Week 2 Distance Learning

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Dear Parents/Guardians --

Thank you for your patience as we await state and federal guidelines that affect schools and our students in this unprecedented situation due to COVID-19. There are many questions that we cannot yet answer; however, we expect that with the Ohio General Assembly meeting this week, we will get more definitive guidance on questions about state testing and other regulations that will be of immense help to us as we develop plans for moving forward. We will keep you informed on what we learn. Continue to check our Frequently Asked Questions page for general answers to questions. 


Our educators -- they have amazed me by quickly rising to the challenge of delivering online education, something that is a new process for all of us, after schools were closed due to COVID-19. It is hard to believe that just a week-and-a-half ago, we were teaching students in our school buildings. Yet here we are now with a week's worth of lessons, activities, creative videos, rich email and phone conversations and more, with delivery made possible through the use of diverse technologies and online learning. Our educators turned on a dime, and they delivered with their usual caring and enthusiastic support of students.

Our support staff -- everyone is pitching in with work behind the scenes to provide support for this new world of e-learning. Our technology department prepared for pick-up Chromebooks for every K-8 student (high school students already had their devices). Office work regarding planning, scheduling, database management, accounts payable and more continues. Support for educator use of technology is more critical than ever. We will also use this time to provide online staff development that employees can access from home.

Our students -- we still see the joy they have in learning. Their exhuberance is evident in their writings, their art, their videos and their messages. We know they miss their teachers, and they know their teachers miss them. But they are maintaining relationships through quality online communication and learning.

And of course . . .

Our parents
 -- YOU have amazed me by embracing this challenge, as well. You created learning schedules, picked up Chromebooks, added your own enrichment ideas, and sent teachers photos and videos of students demonstrating their learning. You are keeping tabs on your older students, and I know you will be ready to jump in and help them adapt to changes in completing this school year, changes yet unknown but sure to make this year unlike any before.


If we are still using online learning following our spring break (April 10-19), we will offer the following guidance for educators:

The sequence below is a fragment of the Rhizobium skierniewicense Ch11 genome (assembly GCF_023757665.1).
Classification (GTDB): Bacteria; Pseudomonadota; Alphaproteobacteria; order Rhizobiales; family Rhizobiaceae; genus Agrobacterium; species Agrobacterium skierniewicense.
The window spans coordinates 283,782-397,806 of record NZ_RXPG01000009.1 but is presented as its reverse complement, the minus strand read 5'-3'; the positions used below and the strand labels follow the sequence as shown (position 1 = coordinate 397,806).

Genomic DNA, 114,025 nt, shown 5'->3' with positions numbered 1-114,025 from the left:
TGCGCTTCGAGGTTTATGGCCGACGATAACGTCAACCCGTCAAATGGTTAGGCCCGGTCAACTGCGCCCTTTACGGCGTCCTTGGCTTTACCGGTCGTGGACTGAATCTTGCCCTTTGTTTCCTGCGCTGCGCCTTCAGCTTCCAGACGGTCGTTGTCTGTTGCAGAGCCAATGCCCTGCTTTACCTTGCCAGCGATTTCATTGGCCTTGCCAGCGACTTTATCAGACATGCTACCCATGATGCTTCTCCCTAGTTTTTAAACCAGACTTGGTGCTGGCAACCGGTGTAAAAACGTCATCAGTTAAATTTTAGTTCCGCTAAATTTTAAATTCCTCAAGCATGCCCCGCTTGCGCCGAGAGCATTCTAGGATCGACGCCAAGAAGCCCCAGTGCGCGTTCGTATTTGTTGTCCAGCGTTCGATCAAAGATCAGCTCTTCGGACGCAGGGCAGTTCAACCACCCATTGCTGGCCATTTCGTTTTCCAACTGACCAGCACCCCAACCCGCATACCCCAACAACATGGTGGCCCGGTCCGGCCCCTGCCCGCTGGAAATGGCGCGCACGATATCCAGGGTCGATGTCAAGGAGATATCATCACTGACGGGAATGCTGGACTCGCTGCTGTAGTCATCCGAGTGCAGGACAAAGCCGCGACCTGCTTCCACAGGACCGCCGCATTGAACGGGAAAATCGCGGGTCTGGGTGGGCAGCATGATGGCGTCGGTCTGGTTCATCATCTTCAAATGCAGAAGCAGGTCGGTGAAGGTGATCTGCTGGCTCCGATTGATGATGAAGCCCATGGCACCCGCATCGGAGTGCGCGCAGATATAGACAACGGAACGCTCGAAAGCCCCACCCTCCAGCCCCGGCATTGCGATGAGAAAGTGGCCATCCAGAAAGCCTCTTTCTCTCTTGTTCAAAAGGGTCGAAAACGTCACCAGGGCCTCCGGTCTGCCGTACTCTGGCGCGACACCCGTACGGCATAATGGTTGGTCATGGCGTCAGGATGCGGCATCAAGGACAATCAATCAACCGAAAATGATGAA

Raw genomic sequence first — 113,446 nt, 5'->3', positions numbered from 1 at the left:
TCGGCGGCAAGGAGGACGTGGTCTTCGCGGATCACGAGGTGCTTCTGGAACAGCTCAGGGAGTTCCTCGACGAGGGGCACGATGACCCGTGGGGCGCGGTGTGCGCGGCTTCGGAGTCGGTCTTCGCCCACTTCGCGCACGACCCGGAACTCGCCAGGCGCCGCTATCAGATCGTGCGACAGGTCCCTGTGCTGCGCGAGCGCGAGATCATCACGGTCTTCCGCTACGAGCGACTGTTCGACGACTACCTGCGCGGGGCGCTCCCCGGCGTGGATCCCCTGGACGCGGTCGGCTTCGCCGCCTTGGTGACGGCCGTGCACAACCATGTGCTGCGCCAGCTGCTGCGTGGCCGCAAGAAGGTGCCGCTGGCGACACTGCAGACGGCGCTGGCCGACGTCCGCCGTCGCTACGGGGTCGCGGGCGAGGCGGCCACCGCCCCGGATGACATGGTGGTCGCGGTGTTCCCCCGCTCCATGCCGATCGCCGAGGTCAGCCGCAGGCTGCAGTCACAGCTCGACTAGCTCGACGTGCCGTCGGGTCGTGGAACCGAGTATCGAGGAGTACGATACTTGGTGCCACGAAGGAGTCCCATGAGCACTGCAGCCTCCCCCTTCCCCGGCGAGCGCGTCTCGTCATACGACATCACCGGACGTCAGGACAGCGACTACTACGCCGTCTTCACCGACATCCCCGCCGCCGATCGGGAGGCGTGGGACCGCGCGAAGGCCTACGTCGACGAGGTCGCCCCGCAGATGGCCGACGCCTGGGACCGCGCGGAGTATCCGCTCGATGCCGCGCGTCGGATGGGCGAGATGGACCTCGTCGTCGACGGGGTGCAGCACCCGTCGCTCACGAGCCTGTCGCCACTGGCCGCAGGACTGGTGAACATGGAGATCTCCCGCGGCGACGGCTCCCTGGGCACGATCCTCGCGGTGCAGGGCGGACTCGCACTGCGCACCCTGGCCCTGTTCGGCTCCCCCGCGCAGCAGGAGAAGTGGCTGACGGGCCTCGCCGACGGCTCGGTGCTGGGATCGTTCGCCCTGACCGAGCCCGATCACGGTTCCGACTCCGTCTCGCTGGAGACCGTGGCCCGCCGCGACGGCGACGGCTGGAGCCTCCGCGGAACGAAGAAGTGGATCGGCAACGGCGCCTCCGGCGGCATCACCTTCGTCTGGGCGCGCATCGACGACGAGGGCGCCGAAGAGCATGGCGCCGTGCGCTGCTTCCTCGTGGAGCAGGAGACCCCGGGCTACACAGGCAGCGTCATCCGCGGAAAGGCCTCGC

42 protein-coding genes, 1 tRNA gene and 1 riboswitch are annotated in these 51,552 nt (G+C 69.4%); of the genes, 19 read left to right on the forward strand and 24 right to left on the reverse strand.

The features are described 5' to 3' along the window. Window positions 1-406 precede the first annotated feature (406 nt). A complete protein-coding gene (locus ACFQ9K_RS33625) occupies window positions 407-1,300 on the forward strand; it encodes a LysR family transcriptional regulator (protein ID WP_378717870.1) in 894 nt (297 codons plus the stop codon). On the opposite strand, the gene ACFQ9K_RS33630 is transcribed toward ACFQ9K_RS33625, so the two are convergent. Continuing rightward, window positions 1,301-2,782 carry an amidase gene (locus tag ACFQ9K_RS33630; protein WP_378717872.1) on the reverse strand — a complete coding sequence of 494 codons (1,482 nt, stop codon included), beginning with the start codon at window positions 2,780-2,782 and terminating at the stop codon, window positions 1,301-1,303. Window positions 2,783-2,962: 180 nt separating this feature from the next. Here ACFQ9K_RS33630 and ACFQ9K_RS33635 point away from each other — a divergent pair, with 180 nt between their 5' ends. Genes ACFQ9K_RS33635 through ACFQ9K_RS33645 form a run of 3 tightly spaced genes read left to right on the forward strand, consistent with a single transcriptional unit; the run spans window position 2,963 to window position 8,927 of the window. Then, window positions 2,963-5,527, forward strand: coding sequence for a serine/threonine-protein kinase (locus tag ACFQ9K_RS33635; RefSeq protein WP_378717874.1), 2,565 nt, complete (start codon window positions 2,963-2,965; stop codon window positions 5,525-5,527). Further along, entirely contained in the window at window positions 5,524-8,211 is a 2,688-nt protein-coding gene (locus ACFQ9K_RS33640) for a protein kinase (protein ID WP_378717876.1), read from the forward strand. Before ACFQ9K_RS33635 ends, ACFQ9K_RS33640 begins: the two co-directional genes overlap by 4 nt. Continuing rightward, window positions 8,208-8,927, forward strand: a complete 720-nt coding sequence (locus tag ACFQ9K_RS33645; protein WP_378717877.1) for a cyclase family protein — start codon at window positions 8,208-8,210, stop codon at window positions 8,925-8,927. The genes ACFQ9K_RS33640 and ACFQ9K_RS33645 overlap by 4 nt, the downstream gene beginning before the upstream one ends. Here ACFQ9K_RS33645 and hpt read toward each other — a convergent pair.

Use the 5 Es Model: Engage, Explore, Explain, Elaborate and Evaluate. Teachers, of course, use these methods regularly in the classroom. We are presenting this model as a structure for high-quality online learning as it is 1) used and recommended by experts in the online learning field, and 2) identifies a range of online learning tools and technology suitable for each of the strategies.

Grade for Mastery and Targeted Feedback. Learning online is different from learning in the school building classroom. We need to acknowledge that these differences require we adapt our perspective on measuring achievement. Teachers will focus on essential standards, and students will be graded on mastery of those standards, rather than achievement levels on assignments. Each three-week period will focus on new standards. 


Learning is fun, but it isn't always easy. Teachers know that productive struggle is necessary for growth. I think parents realize this, but it is harder for them to watch their child wrestle with small failures while working toward a solution and understanding. But it is this "growth mindset" that allows students to be unafraid of a challenge, to be resilient in setbacks, and to have the confidence to expect success through their own efforts. Both of these videos do a great job of explaining that experience when students are "stuck in the learning pit." They will help you understand this universal moment in learning when we muster up that strength from within and soldier on! (Look for many other resources like this in our Parent Toolkit, recently added to our eLearning page on our website.)

James Nottingham's Learning Challenge
(Learning Pit) animation:

"Stuck in the Pit"
a song by 6-year-old Grace


We know, with your help, we will make the most of this challenging situation. With our Bay Village parents and guardians as our partners, we cannot fail. We are, after all, One Rocket Nation! 


Superintendent Jodie Hausmann

TwitterLogo @Hausmann_Bay

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